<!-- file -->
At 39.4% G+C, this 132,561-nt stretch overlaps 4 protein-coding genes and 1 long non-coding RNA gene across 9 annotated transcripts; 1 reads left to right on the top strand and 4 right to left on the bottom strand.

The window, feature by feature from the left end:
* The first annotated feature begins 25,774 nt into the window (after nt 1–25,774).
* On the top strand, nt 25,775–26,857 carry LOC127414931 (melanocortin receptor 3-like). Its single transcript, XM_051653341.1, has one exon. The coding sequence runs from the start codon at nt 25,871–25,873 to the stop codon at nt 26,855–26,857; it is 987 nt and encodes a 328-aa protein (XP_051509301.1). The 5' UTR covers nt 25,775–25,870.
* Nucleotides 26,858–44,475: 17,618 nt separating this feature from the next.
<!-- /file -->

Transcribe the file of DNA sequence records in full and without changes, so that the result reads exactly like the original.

At 39.4% G+C, this 132,561-nt stretch overlaps 4 protein-coding genes and 1 long non-coding RNA gene across 9 annotated transcripts; 1 reads left to right on the top strand and 4 right to left on the bottom strand.

The window, feature by feature from the left end:
* The first annotated feature begins 25,774 nt into the window (after nt 1–25,774).
* On the top strand, nt 25,775–26,857 carry LOC127414931 (melanocortin receptor 3-like). Its single transcript, XM_051653341.1, has one exon. The coding sequence runs from the start codon at nt 25,871–25,873 to the stop codon at nt 26,855–26,857; it is 987 nt and encodes a 328-aa protein (XP_051509301.1). The 5' UTR covers nt 25,775–25,870.
* Nucleotides 26,858–44,475: 17,618 nt separating this feature from the next.